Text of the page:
The answer is obviously complex. If by "capitalism" is meant an economic system which recognizes the fundamental and positive role of business, the market, private property and the resulting responsibility for the means of production, as well as free human creativity in the economic sector, then the answer is certainly in the affirmative, even though it would perhaps be more appropriate to speak of a "business economy", "market economy" or simply "free economy". But if by "capitalism" is meant a system in which freedom in the economic sector is not circumscribed within a strong juridical framework which places it at the service of human freedom in its totality, and which sees it as a particular aspect of that freedom, the core of which is ethical and religious, then the reply is certainly negative.

The Marxist solution has failed, but the realities of marginalization and exploitation remain in the world, especially the Third World, as does the reality of human alienation, especially in the more advanced countries. Against these phenomena the Church strongly raises her voice. Vast multitudes are still living in conditions of great material and moral poverty. The collapse of the Communist system in so many countries certainly removes an obstacle to facing these problems in an appropriate and realistic way, but it is not enough to bring about their solution. Indeed, there is a risk that a radical capitalistic ideology could spread which refuses even to consider these problems, in the a priori belief that any attempt to solve them is doomed to failure, and which blindly entrusts their solution to the free development of market forces.

43. The Church has no models to present; models that are real and truly effective can only arise within the framework of different historical situations, through the efforts of all those who responsibly confront concrete problems in all their social, economic, political and cultural aspects, as these interact with one another. For such a task the Church offers her social teaching as an indispensable and ideal orientation, a teaching which, as already mentioned, recognizes the positive value of the market and of enterprise, but which at the same time points out that these need to be oriented towards the common good.
[...]
Ownership of the means of production, whether in industry or agriculture, is just and legitimate if it serves useful work. It becomes illegitimate, however, when it is not utilized or when it serves to impede the work of others, in an effort to gain a profit which is not the result of the overall expansion of work and the wealth of society, but rather is the result of curbing them or of illicit exploitation, speculation or the breaking of solidarity among working people. Ownership of this kind has no justification, and represents an abuse in the sight of God and man.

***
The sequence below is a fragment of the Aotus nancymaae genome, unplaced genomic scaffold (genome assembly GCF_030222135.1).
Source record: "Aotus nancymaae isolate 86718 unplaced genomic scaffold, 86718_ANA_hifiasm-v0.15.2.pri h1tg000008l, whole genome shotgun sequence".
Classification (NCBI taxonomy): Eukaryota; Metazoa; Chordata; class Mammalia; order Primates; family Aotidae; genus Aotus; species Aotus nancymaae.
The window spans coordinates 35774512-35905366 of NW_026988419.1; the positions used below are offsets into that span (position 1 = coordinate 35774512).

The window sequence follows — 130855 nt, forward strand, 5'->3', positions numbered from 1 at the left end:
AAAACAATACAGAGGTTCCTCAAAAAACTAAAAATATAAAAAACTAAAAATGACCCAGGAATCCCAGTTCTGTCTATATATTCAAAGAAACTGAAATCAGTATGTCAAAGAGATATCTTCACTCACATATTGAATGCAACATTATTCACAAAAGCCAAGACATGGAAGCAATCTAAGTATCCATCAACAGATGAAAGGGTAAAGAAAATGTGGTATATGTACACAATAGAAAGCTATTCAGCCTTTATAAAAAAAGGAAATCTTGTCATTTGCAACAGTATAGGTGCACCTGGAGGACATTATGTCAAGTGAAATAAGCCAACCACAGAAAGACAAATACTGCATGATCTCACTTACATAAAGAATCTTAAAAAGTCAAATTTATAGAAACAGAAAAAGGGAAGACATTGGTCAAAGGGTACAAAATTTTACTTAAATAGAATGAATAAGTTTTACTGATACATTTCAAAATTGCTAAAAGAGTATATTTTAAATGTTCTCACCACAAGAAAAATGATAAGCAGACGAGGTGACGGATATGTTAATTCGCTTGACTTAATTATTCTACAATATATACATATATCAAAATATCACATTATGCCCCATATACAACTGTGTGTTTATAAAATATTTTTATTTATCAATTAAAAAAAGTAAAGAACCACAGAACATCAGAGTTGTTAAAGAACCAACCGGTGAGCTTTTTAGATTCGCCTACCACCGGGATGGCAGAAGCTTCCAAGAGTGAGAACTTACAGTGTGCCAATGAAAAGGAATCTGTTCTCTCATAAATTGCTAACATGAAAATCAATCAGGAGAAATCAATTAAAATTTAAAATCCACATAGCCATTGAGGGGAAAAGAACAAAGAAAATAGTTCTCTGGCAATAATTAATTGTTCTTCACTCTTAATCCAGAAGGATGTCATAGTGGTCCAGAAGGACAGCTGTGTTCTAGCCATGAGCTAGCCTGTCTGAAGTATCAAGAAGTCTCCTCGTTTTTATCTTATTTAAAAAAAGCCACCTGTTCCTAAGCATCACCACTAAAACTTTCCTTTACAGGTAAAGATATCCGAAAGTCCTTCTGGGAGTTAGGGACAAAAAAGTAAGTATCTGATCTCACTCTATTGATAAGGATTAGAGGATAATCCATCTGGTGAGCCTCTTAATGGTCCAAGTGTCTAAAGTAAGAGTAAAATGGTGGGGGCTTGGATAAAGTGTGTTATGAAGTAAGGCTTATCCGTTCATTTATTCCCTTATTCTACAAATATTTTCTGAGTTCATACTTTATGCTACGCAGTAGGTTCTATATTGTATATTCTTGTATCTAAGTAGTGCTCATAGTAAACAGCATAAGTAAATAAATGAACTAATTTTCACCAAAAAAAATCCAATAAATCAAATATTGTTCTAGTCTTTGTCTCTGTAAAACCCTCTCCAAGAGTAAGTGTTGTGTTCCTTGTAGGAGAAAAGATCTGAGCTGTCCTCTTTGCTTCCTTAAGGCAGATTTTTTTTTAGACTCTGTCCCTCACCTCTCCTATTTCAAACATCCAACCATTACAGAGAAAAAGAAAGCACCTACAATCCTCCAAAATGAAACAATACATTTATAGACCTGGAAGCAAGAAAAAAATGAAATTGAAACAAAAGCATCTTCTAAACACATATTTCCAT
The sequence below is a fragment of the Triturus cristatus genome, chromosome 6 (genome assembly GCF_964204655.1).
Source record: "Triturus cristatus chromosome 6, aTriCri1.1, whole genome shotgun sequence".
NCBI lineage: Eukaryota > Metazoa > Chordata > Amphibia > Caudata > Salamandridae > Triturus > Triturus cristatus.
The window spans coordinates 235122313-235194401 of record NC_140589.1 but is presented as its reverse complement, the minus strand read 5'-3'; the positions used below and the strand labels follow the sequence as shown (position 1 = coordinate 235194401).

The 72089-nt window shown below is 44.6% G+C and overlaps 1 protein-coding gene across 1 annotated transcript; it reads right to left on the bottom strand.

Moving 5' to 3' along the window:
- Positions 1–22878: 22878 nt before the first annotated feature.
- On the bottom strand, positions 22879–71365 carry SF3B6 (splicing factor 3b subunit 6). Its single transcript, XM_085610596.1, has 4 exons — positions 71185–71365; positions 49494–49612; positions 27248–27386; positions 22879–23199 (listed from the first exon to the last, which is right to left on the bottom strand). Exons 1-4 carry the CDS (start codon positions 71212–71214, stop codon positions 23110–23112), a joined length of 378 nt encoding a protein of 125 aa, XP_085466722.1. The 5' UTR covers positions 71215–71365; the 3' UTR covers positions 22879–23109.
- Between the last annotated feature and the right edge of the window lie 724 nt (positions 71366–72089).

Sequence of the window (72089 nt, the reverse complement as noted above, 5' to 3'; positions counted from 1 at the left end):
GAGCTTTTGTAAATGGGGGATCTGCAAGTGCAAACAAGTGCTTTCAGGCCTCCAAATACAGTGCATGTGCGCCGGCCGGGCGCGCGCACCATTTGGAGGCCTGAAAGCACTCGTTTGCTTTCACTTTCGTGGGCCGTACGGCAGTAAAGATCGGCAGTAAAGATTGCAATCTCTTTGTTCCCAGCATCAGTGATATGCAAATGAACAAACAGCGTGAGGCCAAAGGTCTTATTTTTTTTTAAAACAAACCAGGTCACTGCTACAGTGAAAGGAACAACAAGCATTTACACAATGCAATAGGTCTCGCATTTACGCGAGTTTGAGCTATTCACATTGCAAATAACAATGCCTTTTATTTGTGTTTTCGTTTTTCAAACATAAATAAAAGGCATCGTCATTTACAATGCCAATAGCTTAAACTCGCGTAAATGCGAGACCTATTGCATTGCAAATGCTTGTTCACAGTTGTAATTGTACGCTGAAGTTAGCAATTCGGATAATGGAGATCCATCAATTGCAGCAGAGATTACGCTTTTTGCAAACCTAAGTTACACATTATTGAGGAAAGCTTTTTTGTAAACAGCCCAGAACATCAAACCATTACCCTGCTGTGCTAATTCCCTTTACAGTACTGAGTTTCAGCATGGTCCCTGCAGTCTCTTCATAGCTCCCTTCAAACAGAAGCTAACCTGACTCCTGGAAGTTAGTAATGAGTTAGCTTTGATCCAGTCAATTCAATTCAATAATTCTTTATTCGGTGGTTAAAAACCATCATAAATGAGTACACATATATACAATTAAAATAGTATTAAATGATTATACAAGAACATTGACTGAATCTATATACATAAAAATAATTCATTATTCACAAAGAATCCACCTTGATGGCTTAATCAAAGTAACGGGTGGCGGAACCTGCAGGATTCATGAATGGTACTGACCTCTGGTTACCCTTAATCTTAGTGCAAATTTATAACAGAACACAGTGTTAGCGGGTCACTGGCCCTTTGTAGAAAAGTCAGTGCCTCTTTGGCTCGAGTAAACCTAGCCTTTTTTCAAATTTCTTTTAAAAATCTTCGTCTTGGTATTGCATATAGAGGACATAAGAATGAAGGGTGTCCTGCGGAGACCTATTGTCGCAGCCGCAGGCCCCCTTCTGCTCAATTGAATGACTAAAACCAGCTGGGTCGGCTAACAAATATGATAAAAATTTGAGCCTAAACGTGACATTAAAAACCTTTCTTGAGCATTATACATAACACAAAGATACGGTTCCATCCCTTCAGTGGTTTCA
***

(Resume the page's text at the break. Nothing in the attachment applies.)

The obligation to earn one's bread by the sweat of one's brow also presumes the right to do so. A society in which this right is systematically denied, in which economic policies do not allow workers to reach satisfactory levels of employment, cannot be justified from an ethical point of view, nor can that society attain social peace.

Saturday, April 02, 2005

John Paul II, 1920--2005

For what can be the freedom of nations, whose existence, aspirations and reactions are conditioned by fear instead of mutual trust, by oppression instead of the free pursuit of their common good?

Freedom is wounded when the relationships between peoples are based not upon respect for the equal dignity of each but upon the right of the most powerful, upon the attitude of dominant blocs and upon military or political imperialism.

The freedom of nations is wounded when small nations are forced to align themselves with large ones, in order to ensure their right to independent existence or to survival.

Freedom is wounded when dialogue between equal partners is no longer possible, by reason of economic or financial domination exercised by privileged and powerful nations.
"To Serve Peace, Respect Freedom"
JOANNES PAULUS PP. II, 1980

The Value of Life

Tyler Cowen at marginalrevolution is wondering whether we should value human life at replacement cost (or by any other method). Michael Vassar responds that we should.

Well, some people do it on their own. Point in case: mercenaries (although some people prefer the term contractors). Mercenaries make a calculated decision of putting their lives at risk in a dangerous situation in exchange for a monetary return. They make the decision taking into account a risk-free alternative income and if the difference is big enough, they'll take the risk of getting killed.

A proper study of this field would help us better understand the issue of violent crime. Or, why risk your live for peanuts? Because the alternative job sucks? Or Fame and fortune of a Slum Kingpin?